Most cyber security decision-makers are struggling to recruit due to a shortage of skilled professionals, according to new research.
A recent report Cyber Security in Focus, features responses from cybersecurity directors, security operations directors and VPs of product security in EMEA and North America. Where 87% of respondents admitted they are suffering skills shortages, with over a third (35%) claiming positions were left unfilled after a 12-week period.
60% of organisations also admitted they have been struggling with finding cyber security talent, and 52% reported difficulties with retaining employees. Meanwhile, seven out of 10 leaders worldwide say hiring women and new graduates are among their top three challenges.
Ransomware attacks and other cyber threats have risen in prominence over the past few years, especially in the wake of the pandemic. Many businesses that had previously worked only in person were forced to quickly shift to e-commerce or remote work setups. With rapid change, it was difficult to keep up with the IT tasks that go with that change, such as making sure every device is backed up, ensuring employees are using secure connections and passwords. In addition to training employees on how to spot a scam before they click on it.
The latest cyber security breaches survey 2022 by Gov.uk has revealed that 39% of UK businesses identified a cyberattack in the last 12 months with the most common threat vector was phishing attempts (83%). With average estimated cost of all cyber-attacks of £4,200 with only medium and large businesses the figure rises to £19,400. In addition decentralised remote working environments increase the impact of data breaches considerably. Organisations that had more than 50% of their workforce working remotely took 58 days longer to identify and contain breaches than those organisations with 50% or fewer employees working remotely.
There is a cybersecurity workforce gap of nearly 2.72 million cybersecurity professionals. Although the shortage has been steadily decreasing year over year, a 2021 study revealed that the global cybersecurity workforce needs to grow 65% to effectively protect organisations’ critical assets.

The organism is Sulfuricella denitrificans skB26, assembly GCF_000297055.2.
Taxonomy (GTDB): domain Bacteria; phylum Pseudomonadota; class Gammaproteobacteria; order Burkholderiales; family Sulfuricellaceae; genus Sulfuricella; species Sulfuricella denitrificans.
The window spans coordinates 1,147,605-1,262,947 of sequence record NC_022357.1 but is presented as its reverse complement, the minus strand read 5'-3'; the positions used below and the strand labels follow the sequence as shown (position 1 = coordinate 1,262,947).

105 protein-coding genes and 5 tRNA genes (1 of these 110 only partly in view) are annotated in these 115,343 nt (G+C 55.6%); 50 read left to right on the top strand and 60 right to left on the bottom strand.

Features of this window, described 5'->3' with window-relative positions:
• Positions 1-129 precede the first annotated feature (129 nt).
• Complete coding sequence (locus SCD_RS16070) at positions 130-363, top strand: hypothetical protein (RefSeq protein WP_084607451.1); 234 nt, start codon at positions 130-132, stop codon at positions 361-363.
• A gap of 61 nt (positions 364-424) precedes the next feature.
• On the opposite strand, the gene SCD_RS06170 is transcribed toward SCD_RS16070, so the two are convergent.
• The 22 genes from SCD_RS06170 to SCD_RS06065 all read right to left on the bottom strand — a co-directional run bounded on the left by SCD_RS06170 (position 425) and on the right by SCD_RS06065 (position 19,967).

The report also notes that pathways to cybersecurity are changing. While 47% of cybersecurity professionals have an IT background, more than half of professionals got their start outside of IT— 17% transitioned from unrelated career fields, 15% gained access through cybersecurity education and 15% explored cybersecurity concepts on their own.
Among the top reasons why cybersecurity professionals are leaving their jobs are being recruited by other companies (59%), insufficient salary or bonus (48%), limited promotion opportunities (47%), high-stress levels (45%), and lack of management support (34%).
According to the latest ISC2 survey, global skills shortages fell for the second consecutive year in 2021 to 2.7 million, including a shortfall of 377,000 in the US and 33,000 in the UK.
Via Resource also dived into the UK Cyber Security market to understand the level of demand for good candidates and whether the skills gap really does exist. We had the opportunity to speak first-hand to candidates to find out their views on how the recruitment process has changed and to establish what candidates find attractive in employers and job opportunities. Overview of the results:
If you are looking for your next cyber security employee, get help from the experts. Hiring Cyber Security professionals can help you store and protect your valuable business information and ensure it is secure and backed up in the event of a breach or cyberattack. This is where Via Resource can help to build your highly functional security team.